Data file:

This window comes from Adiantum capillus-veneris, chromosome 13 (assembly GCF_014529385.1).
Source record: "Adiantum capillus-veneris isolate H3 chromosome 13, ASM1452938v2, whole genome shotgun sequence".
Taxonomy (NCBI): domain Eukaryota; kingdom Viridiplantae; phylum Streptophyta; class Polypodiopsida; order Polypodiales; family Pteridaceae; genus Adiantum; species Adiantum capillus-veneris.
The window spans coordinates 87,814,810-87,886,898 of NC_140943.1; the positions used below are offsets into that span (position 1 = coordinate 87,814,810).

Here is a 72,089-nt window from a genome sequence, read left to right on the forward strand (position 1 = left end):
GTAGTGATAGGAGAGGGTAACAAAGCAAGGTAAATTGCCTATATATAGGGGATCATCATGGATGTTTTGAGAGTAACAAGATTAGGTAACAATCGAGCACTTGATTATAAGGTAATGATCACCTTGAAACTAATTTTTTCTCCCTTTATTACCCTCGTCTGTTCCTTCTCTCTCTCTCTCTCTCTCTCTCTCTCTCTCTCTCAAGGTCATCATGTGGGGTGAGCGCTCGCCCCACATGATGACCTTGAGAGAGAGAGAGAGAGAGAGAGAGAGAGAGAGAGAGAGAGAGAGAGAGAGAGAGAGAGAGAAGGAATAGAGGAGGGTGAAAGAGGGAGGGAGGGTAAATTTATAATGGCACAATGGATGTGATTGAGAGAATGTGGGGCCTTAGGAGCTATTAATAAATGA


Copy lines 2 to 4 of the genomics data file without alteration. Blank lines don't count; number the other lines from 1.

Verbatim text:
Source record: "Adiantum capillus-veneris isolate H3 chromosome 13, ASM1452938v2, whole genome shotgun sequence".
Taxonomy (NCBI): domain Eukaryota; kingdom Viridiplantae; phylum Streptophyta; class Polypodiopsida; order Polypodiales; family Pteridaceae; genus Adiantum; species Adiantum capillus-veneris.
The window spans coordinates 87,814,810-87,886,898 of NC_140943.1; the positions used below are offsets into that span (position 1 = coordinate 87,814,810).